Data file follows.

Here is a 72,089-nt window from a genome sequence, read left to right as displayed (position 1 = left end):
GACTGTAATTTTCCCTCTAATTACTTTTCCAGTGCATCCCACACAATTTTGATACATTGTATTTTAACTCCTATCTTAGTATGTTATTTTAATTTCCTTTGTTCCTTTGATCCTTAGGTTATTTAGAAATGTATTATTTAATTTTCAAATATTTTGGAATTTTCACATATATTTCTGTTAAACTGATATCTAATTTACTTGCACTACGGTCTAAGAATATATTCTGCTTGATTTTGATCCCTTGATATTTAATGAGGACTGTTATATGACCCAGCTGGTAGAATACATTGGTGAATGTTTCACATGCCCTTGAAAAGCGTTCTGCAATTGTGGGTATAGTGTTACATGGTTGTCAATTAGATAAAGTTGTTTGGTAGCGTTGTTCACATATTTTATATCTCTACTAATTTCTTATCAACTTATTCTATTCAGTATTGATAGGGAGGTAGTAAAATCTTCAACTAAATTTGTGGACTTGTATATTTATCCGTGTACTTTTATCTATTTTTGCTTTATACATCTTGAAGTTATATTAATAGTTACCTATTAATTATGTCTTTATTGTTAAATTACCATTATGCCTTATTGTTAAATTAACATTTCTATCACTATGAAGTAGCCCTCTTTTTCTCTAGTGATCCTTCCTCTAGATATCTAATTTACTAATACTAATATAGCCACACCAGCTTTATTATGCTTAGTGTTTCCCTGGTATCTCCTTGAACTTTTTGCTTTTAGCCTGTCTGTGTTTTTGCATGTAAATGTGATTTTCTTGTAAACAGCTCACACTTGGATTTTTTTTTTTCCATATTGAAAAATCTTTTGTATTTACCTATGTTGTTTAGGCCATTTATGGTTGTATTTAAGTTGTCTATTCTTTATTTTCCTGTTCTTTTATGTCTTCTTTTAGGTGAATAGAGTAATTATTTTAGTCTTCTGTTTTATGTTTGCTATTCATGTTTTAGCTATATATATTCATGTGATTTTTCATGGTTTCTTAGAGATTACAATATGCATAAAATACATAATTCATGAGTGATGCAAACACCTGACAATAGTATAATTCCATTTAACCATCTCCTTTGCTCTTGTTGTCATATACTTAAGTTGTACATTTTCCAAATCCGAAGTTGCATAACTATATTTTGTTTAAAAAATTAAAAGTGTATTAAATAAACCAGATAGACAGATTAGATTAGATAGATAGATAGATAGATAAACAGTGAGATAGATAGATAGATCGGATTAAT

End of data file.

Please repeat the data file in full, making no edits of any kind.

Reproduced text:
Here is a 72,089-nt window from a genome sequence, read left to right as displayed (position 1 = left end):
GACTGTAATTTTCCCTCTAATTACTTTTCCAGTGCATCCCACACAATTTTGATACATTGTATTTTAACTCCTATCTTAGTATGTTATTTTAATTTCCTTTGTTCCTTTGATCCTTAGGTTATTTAGAAATGTATTATTTAATTTTCAAATATTTTGGAATTTTCACATATATTTCTGTTAAACTGATATCTAATTTACTTGCACTACGGTCTAAGAATATATTCTGCTTGATTTTGATCCCTTGATATTTAATGAGGACTGTTATATGACCCAGCTGGTAGAATACATTGGTGAATGTTTCACATGCCCTTGAAAAGCGTTCTGCAATTGTGGGTATAGTGTTACATGGTTGTCAATTAGATAAAGTTGTTTGGTAGCGTTGTTCACATATTTTATATCTCTACTAATTTCTTATCAACTTATTCTATTCAGTATTGATAGGGAGGTAGTAAAATCTTCAACTAAATTTGTGGACTTGTATATTTATCCGTGTACTTTTATCTATTTTTGCTTTATACATCTTGAAGTTATATTAATAGTTACCTATTAATTATGTCTTTATTGTTAAATTACCATTATGCCTTATTGTTAAATTAACATTTCTATCACTATGAAGTAGCCCTCTTTTTCTCTAGTGATCCTTCCTCTAGATATCTAATTTACTAATACTAATATAGCCACACCAGCTTTATTATGCTTAGTGTTTCCCTGGTATCTCCTTGAACTTTTTGCTTTTAGCCTGTCTGTGTTTTTGCATGTAAATGTGATTTTCTTGTAAACAGCTCACACTTGGATTTTTTTTTTTCCATATTGAAAAATCTTTTGTATTTACCTATGTTGTTTAGGCCATTTATGGTTGTATTTAAGTTGTCTATTCTTTATTTTCCTGTTCTTTTATGTCTTCTTTTAGGTGAATAGAGTAATTATTTTAGTCTTCTGTTTTATGTTTGCTATTCATGTTTTAGCTATATATATTCATGTGATTTTTCATGGTTTCTTAGAGATTACAATATGCATAAAATACATAATTCATGAGTGATGCAAACACCTGACAATAGTATAATTCCATTTAACCATCTCCTTTGCTCTTGTTGTCATATACTTAAGTTGTACATTTTCCAAATCCGAAGTTGCATAACTATATTTTGTTTAAAAAATTAAAAGTGTATTAAATAAACCAGATAGACAGATTAGATTAGATAGATAGATAGATAGATAAACAGTGAGATAGATAGATAGATCGGATTAAT